And more than twenty-five years since its theme song promised "I'll be there for you," Rachel, Monica, Phoebe, Joey, Chandler and Ross are still entertaining audiences around the world.
As the characters maneuvered their ways through dating, love and the occasional conflict, their loyalty to each other remained steadfast.
In "Friends: A Cultural History", Jennifer C. Dunn explores why the show immediately took hold of viewers and how the series remained must-see TV for so long. Dunn examines the cultural landscape that allowed a show not centered on traditional sitcom norms of family and career to become such a critical and commercial success.
The author also addresses how the show's complicated depictions of gender roles and class distinctions - as well as its lack of ethnic diversity - did not detract from its popularity. In addition to exploring memorable plotlines, cherished moments, and the quirks of the principal players, this book analyzes the show's enduring cultural relevance. Featuring a discussion of the show's 25 best episodes, "Friends: A Cultural History" offers an engaging look at the series that has resonated with generations of television viewers.
I was a fan of Friends and still watch the shows now and then when I come across them on TV ... so that's why this book caught my eye.
This book covers a lot of information about Friends and for the most part I found it interesting.
The chapters were:
- Friends changes the sitcom landscape
- Friends one-screen and off
- Friends as family
- Friends happy not doing too much
- Friends happy not thinking too much
- Thin, white, upper-middle-class Friends
- Stereotypes, sexuality and Friendly tensions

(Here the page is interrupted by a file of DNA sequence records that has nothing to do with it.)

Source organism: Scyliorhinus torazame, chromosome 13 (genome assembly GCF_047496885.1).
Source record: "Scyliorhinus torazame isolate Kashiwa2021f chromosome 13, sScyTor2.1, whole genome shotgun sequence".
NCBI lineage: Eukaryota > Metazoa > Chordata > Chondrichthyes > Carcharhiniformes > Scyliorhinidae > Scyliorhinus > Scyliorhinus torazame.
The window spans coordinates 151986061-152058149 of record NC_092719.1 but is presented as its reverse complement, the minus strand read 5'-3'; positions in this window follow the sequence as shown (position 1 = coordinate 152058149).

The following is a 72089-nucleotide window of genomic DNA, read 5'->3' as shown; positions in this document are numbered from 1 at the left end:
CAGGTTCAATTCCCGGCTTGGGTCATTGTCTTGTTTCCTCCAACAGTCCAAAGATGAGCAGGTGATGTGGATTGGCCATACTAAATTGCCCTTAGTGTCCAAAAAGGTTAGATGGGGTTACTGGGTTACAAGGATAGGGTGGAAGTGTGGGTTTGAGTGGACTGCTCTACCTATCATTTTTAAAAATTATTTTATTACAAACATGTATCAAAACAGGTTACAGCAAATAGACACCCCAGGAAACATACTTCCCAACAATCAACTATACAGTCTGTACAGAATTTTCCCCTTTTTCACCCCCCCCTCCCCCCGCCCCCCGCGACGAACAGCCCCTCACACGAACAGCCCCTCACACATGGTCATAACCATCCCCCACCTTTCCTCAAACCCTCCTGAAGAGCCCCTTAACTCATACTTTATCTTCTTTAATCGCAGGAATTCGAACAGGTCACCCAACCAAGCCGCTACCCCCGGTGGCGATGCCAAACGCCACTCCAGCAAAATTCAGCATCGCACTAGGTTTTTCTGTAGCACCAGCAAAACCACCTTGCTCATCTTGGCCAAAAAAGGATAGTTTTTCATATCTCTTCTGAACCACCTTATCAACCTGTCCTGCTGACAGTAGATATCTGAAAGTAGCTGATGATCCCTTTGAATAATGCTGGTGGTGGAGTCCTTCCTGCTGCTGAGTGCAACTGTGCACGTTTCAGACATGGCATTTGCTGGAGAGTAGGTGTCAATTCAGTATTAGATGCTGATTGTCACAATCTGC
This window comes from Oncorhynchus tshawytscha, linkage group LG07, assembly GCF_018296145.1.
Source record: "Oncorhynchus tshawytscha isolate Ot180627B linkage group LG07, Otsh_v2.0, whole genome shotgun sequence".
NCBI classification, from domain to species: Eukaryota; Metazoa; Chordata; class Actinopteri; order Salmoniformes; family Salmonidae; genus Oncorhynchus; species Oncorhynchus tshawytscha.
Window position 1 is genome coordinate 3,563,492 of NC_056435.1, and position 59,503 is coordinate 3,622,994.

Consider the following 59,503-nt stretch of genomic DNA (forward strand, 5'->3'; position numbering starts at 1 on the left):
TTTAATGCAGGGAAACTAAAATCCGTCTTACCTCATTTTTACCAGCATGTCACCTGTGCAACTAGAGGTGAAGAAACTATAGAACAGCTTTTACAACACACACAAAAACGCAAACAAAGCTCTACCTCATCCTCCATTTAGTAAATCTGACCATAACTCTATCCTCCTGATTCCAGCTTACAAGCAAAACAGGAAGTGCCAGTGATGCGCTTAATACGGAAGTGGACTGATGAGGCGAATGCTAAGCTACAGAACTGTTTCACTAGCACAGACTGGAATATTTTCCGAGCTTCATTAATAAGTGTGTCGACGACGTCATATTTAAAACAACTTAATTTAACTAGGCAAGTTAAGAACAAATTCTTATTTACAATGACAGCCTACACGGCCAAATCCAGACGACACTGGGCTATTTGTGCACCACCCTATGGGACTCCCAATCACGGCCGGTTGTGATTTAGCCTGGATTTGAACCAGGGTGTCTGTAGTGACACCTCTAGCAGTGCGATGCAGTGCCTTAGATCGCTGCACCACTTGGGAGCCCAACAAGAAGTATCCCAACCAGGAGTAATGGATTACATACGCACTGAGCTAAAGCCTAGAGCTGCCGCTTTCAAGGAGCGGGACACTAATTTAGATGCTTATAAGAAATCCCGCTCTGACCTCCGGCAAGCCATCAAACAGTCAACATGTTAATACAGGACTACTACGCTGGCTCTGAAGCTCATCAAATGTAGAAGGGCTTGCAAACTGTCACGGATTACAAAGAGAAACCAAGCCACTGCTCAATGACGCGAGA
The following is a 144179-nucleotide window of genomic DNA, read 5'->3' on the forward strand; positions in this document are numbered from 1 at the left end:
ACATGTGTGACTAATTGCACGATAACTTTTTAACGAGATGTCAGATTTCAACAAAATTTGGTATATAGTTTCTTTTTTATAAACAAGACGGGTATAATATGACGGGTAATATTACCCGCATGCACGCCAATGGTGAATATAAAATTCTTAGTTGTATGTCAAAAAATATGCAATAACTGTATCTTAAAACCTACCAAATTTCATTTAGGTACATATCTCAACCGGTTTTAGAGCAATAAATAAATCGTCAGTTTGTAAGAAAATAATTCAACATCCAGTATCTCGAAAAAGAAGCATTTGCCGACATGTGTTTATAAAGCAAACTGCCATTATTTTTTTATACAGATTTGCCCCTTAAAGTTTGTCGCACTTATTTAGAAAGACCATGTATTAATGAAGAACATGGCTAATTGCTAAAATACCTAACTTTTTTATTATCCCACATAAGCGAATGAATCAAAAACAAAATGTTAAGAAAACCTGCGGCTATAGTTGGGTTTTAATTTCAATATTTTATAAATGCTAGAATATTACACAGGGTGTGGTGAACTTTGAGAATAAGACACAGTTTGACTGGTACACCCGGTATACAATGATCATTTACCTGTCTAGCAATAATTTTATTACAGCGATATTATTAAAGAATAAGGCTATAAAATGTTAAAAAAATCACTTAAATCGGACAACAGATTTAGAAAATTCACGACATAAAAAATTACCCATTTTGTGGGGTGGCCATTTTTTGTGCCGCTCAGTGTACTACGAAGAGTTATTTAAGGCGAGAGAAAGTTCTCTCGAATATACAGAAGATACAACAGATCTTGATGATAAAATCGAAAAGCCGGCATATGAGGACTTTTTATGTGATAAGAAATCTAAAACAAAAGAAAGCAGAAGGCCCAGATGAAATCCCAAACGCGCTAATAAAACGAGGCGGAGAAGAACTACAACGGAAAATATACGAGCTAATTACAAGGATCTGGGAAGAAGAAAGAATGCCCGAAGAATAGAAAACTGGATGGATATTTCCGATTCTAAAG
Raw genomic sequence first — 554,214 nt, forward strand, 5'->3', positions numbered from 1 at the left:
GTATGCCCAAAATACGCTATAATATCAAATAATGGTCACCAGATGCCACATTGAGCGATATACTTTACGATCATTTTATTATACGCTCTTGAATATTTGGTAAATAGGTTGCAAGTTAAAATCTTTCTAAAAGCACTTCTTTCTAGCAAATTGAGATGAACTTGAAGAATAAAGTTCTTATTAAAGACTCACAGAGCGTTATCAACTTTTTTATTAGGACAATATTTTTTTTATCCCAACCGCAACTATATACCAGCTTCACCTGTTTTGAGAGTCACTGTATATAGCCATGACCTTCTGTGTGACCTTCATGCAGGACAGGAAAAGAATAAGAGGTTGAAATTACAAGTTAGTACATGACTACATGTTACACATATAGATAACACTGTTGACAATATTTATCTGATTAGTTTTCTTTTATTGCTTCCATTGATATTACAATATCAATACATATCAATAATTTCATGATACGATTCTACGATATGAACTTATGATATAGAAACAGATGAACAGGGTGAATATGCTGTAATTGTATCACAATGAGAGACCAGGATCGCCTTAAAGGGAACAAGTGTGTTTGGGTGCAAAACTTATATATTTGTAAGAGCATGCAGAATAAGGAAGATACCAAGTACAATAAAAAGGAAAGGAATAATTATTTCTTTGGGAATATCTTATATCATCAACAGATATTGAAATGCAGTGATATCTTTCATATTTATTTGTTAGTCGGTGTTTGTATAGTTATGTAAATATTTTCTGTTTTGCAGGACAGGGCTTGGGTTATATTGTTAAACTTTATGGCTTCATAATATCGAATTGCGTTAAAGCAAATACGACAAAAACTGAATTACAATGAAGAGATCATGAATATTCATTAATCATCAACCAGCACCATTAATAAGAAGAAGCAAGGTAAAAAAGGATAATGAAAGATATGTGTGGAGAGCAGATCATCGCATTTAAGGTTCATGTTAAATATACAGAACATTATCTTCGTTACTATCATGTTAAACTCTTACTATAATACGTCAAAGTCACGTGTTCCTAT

- Friends music, fashions and locations will all be there for you
- Friends among fans: memes and alternative narratives
- Friends forever
- Appendix: The One with the Twenty-five Best Episodes
This book discusses the beginnings of the show, the actors, their characters, what was happening in their real lives when they were doing the show and what they've done since. When I originally watched it and even watching the shows today, I didn't consider it too deep ... but this book does. It analyzes how, though there were brief secondary characters of colour and different nationalities, the main characters were white, how they were able to live in such nice apartments, etc. It also examines the different roles and relationships of the characters over the ten years. It showcases some of the sayings from the show that have come into our lives like "How YOU doin'?", the impact of the song on the Rembrandts and how the show connected to other shows.
Though there was a lot of information, I was surprised that there was no mention of the surrogate mother of Monica and Chandler's surrogate babies, Bruce Willis, Pete and a brief mention of Gunther.
According to the author, the Ross and Monica were the least liked characters ... I personally found Ross and Rachel annoying and hated how prominent their storylines were.